Fadwa Alaoui, in red, with her husband, Hamid Adlaoui, in their home in Brossard
Richmond neurologist Andy Solomon and his family had participated in marches in Washington, D.C. and Montpelier, called their elected officials, and tried to find as many ways as possible in recent weeks to protest President Donald Trump's administration.
They were contemplating what to do next when Solomon saw a report from the Canadian Broadcasting Corporation that left him aghast.
Fadwa Alaoui, a Moroccan-born Canadian citizen who is Muslim, her two children and an adult cousin were turned away at the border last week as they tried to go on a shopping trip to Burlington. Alaoui's parents live in Chicago, and she'd visited the U.S. on several occasions previously. But American border guards inspected her cellphone, quizzed her about Trump and her faith — and then wouldn't allow her in the country after waiting four hours to enter Highgate Springs, she told the CBC.
"He said, 'Do you practice? Which mosque do you go to?" she told the news outlet. "What is the name of the imam? How often do you go to the mosque? What kind of discussions do you hear in the mosque? Does the imam talk to you directly?'"
Solomon, who works at the University of Vermont Medical Center, has lived in Vermont for six years. During that time, he said he's been moved by the ethos of neighbors helping neighbors. He figured that same fellowship should extend across the Canadian border.
"Québec is just as much our neighbor," Solomon told Seven Days. "It felt like somebody had treated a neighbor badly. It felt like somebody nearby we could do something for."
So he reached out to the CBC and eventually made contact with Alaoui and her family.
Then, on Saturday, Solomon, his wife, Rebecca Starks, and their two young children piled into their car and drove up to Alaoui's home in Brossard, a Montréal suburb.
Courtesy of Andy Solomon
The children played Saturday.
They brought toys for Alaoui's children but didn't expect to stay long. They didn't want to intrude.
The visit lasted about six hours. The families drank tea and ate Moroccan couscous; the children played together. The CBC stopped in to document the families meeting.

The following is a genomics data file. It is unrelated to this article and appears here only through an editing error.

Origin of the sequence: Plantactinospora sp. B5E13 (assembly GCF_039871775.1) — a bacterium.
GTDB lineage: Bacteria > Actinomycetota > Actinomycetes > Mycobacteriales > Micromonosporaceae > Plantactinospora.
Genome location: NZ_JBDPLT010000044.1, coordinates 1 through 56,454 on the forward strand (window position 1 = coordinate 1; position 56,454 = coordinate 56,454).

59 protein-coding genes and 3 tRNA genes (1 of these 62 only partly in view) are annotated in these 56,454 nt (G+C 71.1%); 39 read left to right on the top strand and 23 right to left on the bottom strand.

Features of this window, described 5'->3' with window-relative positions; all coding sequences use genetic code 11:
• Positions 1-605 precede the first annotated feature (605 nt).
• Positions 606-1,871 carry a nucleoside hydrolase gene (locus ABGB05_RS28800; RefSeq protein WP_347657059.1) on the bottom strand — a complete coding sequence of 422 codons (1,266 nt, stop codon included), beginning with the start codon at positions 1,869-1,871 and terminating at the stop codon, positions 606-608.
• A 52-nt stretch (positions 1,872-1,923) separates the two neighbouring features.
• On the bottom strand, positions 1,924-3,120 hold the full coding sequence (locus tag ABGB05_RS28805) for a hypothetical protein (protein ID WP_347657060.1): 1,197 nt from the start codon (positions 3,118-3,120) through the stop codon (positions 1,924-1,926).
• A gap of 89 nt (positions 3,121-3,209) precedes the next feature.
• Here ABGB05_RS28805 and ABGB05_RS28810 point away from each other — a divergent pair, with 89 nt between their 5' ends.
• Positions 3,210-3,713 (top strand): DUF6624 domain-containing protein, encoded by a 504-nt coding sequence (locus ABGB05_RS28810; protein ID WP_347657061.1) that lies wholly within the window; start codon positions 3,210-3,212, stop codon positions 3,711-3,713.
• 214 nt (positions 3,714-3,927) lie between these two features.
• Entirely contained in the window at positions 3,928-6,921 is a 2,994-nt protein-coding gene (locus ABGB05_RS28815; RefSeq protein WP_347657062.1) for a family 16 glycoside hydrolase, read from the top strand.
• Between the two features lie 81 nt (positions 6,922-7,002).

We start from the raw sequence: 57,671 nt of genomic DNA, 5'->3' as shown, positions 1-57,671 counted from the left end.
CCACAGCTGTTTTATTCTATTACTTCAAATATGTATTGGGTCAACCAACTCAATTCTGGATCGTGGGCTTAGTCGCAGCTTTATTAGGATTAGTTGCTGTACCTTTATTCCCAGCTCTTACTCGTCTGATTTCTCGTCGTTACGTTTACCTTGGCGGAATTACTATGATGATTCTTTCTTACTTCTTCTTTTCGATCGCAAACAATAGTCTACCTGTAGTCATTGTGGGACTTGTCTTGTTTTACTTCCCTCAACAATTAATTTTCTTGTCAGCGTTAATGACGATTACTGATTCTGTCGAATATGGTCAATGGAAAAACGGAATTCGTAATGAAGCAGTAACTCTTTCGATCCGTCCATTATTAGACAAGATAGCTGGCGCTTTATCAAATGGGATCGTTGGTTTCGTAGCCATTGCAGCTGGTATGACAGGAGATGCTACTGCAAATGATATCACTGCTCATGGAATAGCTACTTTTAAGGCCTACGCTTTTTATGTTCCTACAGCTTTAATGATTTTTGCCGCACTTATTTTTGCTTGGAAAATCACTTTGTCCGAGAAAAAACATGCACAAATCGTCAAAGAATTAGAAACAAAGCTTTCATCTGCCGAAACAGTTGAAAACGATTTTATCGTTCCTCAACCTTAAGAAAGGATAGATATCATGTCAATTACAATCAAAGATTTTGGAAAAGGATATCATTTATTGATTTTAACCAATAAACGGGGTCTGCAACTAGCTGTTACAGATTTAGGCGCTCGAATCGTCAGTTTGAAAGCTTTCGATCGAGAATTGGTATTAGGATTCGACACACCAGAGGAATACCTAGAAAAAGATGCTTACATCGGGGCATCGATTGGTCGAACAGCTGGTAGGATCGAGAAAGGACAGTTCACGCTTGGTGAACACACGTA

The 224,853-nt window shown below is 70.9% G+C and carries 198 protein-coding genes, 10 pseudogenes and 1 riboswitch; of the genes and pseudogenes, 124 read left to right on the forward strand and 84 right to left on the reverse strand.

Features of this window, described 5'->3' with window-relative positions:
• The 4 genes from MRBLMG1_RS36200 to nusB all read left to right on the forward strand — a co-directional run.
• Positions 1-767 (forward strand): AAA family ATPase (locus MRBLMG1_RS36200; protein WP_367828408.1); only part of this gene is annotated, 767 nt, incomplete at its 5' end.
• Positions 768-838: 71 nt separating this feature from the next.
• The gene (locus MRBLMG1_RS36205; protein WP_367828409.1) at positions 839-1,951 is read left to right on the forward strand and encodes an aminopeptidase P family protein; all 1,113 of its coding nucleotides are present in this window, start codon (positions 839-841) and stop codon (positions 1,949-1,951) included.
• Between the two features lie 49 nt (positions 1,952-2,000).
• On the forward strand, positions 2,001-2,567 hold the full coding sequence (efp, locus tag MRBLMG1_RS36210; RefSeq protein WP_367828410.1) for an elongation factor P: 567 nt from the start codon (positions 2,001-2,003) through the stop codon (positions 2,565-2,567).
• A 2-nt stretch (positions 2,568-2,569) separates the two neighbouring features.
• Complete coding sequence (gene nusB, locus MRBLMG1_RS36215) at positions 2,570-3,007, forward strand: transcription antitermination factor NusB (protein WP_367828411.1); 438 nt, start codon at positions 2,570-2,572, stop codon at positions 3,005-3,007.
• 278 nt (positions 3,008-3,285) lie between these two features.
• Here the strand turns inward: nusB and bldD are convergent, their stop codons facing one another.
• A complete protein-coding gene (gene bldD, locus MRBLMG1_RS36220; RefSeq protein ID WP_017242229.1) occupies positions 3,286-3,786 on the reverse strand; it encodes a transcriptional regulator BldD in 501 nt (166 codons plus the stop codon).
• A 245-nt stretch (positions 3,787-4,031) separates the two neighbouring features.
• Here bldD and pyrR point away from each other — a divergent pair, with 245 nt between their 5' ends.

"They felt like old friends by the end of it," Solomon said. "It was just regular people talking. We were there to say, 'Hi, we're from Vermont, and we're sorry about what happened and we wanted you to know that.' That seemed more meaningful than trying to create a movement or something."
Solomon said he plans to stay in touch and hopes to see the family again.
A U.S. Customs and Border Protection spokeswoman declined to comment on the case, citing privacy regulations. But in a prepared statement, the agency said it denies entry to .06 percent of people who arrive at points of entry every day.
"No one is allowed to enter the United States until he or she has established to the examining officer's satisfaction that he or she is a citizen of the United States or is an alien who has overcome all grounds for inadmissibility," the agency said. "In all cases the applicant bears the burden of proof of admissibility. Inadmissibility is the main tool we use to keep people who might endanger U.S. safety, security, or welfare from entering our country."
Burlington immigration attorney Leslie Holman said customs officials should not be making decisions about admissibility based on a traveler's political or religious leanings.
"Under no circumstances is that normal," Holman said. "That's not a ground of admissibility. The questions may be designed to lead to something that might provide information, but that's so broad. And something like your political affiliation or do you support who is running the country — that in no way is a proper question."